CS 294-5: Statistical Natural Language Processing

Announcements This Friday Project 1 due Talk by Jeniya Tabassum TweeTIME: A Minimally Supervised Method for Recognizing and Normalizing Time Expressions in Twitter Recap: Search Search problem:

States (configurations of the world) Actions and costs Successor function (world dynamics) Start state and goal test Search tree: Nodes: represent plans for reaching states Plans have costs (sum of action costs) Search algorithm: Systematically builds a search tree Chooses an ordering of the fringe (unexplored nodes) Optimal: finds least-cost plans

Uniform Cost Search Strategy: expand lowest path cost c1 c2 c3 The good: UCS is complete and optimal! The bad: Explores options in every direction

No information about goal location Start Goal [Demo: contours UCS empty (L3D1)] [Demo: contours UCS pacman small maze (L3D3)] Video of Demo Contours UCS Pacman Small Maze Informed Search Search Heuristics

A heuristic is: A function that estimates how close a state is to a goal Designed for a particular search problem Examples: Manhattan distance, Euclidean distance for pathing 10 5 11.2 Example: Heuristic Function h(x)

Example: Heuristic Function Heuristic: the number of the largest pancake that is still out of place 3 h(x) 4 3 4 3 0

4 4 3 4 4 3 2 Greedy Search

Strategy: expand a node that you think is closest to a goal state b Heuristic: estimate of distance to nearest goal for each state A common case: Best-first takes you straight to the (wrong) goal

b Worst-case: like a badly-guided DFS [Demo: contours greedy empty (L3D1)] [Demo: contours greedy pacman small maze (L3D4)] Video of Demo Contours Greedy (Empty) Video of Demo Contours Greedy (Pacman Small Maze) A*: Combining UCS and Greedy Uniform-cost orders by path cost, or backward cost g(n) Greedy orders by goal proximity, or forward cost h(n) 8

S g=1 h=5 h=1 e 1 S h=6 c h=7

1 a h=5 1 1 3 b h=6 2

d h=2 G g=2 h=6 A* Search orders by the sum: f(n) = g(n) + h(n) a b

d g=4 h=2 e g=9 h=1 c g=6 G h=0

d g = 10 h=2 h=0 g=3 h=7 g=0 h=6 g = 12 G h=0

Example: Teg Grenager Admissible Heuristics A heuristic h is admissible (optimistic) if: where is the true cost to a nearest goal Examples: 4 15

Coming up with admissible heuristics is most of whats involved in using A* in practice. Optimality of A* Tree Search: Blocking Proof: Imagine B is on the fringe Some ancestor n of A is on the fringe, too (maybe A!) Claim: n will be expanded before B 1. f(n) is less or equal to f(A) 2. f(A) is less than f(B) 3. n expands before B All ancestors of A expand before B A expands before B

A* search is optimal Properties of A* Uniform-Cost b A* b UCS vs A* Contours Uniform-cost expands equally in all

directions Start A* expands mainly toward the goal, but does hedge its bets to ensure optimality Start Goal Goal [Demo: contours UCS / greedy / A* empty (L3D1)]

[Demo: contours A* pacman small maze (L3D5)] Video of Demo Contours (Empty) -- UCS Video of Demo Contours (Empty) -- Greedy Video of Demo Contours (Empty) A* Video of Demo Contours (Pacman Small Maze) A* Comparison Greedy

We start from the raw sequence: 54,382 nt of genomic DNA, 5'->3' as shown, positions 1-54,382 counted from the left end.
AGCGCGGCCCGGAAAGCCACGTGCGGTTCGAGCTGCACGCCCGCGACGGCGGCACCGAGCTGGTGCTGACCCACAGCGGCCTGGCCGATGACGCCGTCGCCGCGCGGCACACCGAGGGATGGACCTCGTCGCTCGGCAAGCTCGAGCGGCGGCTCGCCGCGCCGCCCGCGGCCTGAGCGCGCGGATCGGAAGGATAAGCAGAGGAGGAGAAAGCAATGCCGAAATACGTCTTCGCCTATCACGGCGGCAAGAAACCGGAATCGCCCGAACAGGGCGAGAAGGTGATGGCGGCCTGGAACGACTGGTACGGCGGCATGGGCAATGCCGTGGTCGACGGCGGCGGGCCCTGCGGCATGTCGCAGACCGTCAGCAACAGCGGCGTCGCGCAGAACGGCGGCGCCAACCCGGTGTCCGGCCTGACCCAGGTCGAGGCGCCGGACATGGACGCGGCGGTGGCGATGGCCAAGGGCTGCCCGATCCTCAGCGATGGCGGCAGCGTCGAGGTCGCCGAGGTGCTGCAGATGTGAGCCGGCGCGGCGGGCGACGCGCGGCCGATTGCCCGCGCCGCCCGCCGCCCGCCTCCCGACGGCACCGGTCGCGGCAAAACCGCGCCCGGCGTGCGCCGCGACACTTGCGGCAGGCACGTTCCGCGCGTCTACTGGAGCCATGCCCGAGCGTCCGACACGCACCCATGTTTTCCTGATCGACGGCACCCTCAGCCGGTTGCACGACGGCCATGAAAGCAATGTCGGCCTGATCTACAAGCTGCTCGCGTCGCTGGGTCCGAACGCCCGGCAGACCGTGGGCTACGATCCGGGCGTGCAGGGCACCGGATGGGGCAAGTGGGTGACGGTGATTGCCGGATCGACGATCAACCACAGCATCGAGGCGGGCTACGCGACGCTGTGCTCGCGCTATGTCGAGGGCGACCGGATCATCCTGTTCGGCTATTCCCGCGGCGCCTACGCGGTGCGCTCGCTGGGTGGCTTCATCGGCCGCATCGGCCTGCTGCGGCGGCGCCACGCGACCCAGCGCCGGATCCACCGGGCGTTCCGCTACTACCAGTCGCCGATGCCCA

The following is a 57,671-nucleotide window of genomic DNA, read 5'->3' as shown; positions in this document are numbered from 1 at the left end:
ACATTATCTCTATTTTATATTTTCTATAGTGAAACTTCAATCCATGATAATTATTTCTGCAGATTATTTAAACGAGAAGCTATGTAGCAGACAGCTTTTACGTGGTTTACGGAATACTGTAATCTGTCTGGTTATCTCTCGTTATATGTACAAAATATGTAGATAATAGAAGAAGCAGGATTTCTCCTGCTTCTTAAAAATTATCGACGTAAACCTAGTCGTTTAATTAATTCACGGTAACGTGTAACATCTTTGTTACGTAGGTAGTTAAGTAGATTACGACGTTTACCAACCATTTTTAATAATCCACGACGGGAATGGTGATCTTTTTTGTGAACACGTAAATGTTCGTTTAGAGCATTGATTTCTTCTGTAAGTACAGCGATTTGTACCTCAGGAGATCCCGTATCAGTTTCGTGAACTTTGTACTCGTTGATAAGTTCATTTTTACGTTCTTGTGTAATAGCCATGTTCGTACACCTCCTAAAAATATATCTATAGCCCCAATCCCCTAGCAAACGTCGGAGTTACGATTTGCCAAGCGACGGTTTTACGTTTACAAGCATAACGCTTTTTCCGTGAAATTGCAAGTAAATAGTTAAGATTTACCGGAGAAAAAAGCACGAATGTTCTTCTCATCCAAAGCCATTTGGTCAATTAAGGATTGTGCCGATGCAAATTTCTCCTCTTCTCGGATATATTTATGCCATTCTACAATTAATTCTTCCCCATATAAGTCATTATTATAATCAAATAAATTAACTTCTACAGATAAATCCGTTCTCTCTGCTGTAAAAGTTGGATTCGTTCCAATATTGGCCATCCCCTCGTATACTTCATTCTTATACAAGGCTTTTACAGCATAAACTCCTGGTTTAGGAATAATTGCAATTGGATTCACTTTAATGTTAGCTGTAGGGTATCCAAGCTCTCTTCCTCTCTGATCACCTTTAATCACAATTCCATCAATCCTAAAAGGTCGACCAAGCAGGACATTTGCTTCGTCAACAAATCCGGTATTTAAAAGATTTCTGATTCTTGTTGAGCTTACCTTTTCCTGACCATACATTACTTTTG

Uniform Cost A* A* Applications

Video games Pathing / routing problems Resource planning problems Robot motion planning Language analysis Machine translation Speech recognition [Demo: UCS / A* pacman tiny maze (L3D6,L3D7)] [Demo: guess algorithm Empty Shallow/Deep (L3D8)] Video of Demo Pacman (Tiny Maze) UCS / A* Creating Heuristics

Creating Admissible Heuristics Most of the work in solving hard search problems optimally is in coming up with admissible heuristics Often, admissible heuristics are solutions to relaxed problems, where new actions are available 366 15 Inadmissible heuristics are often useful too Example: 8 Puzzle Start State

Actions What are the states? How many states? What are the actions? How many successors from the start state? What should the costs be?

Goal State 8 Puzzle I Heuristic: Number of tiles misplaced Why is it admissible? h(start) = 8 This is a relaxed-problem heuristic Start State

Goal State Average nodes expanded when the optimal path has UCS TILES 4 steps 8 steps 12 steps 112 6,300 3.6 x 106 13 39 227

Statistics from Andrew Moore 8 Puzzle II What if we had an easier 8-puzzle where any tile could slide any direction at any time, ignoring other tiles? Total Manhattan distance Start State Goal State Why is it admissible? Average nodes expanded when the optimal path has

h(start) = 3 + 1 + 2 + = 18 TILES MANHATTAN 4 steps 8 steps 12 steps 13 39 227 12 25 73

8 Puzzle III How about using the actual cost as a heuristic? Would it be admissible? Would we save on nodes expanded? Whats wrong with it? With A*: a trade-off between quality of estimate and work per node As heuristics get closer to the true cost, you will expand fewer nodes but usually do more work per node to compute the heuristic itself Consistency of Heuristics Main idea: estimated heuristic costs actual costs Admissibility: heuristic cost actual cost to goal

A 1 h=4 h=2 h(A) actual cost from A to G C h=1 Consistency: heuristic arc cost actual cost for each arc h(A) h(C) cost(A to C)

3 Consequences of consistency: The f value along a path never decreases G h(A) cost(A to C) + h(C) A* graph search is optimal Optimality of A* Graph Search Sketch: consider what A* does with a consistent heuristic: Fact 1: In tree search, A* expands nodes in

increasing total f value (f-contours) Fact 2: For every state s, nodes that reach s optimally are expanded before nodes that reach s suboptimally Result: A* graph search is optimal f1 f2 f3 Optimality Tree search:

A* is optimal if heuristic is admissible UCS is a special case (h = 0) Graph search: A* optimal if heuristic is consistent UCS optimal (h = 0 is consistent) Consistency implies admissibility In general, most natural admissible heuristics tend to be consistent, especially if from relaxed problems

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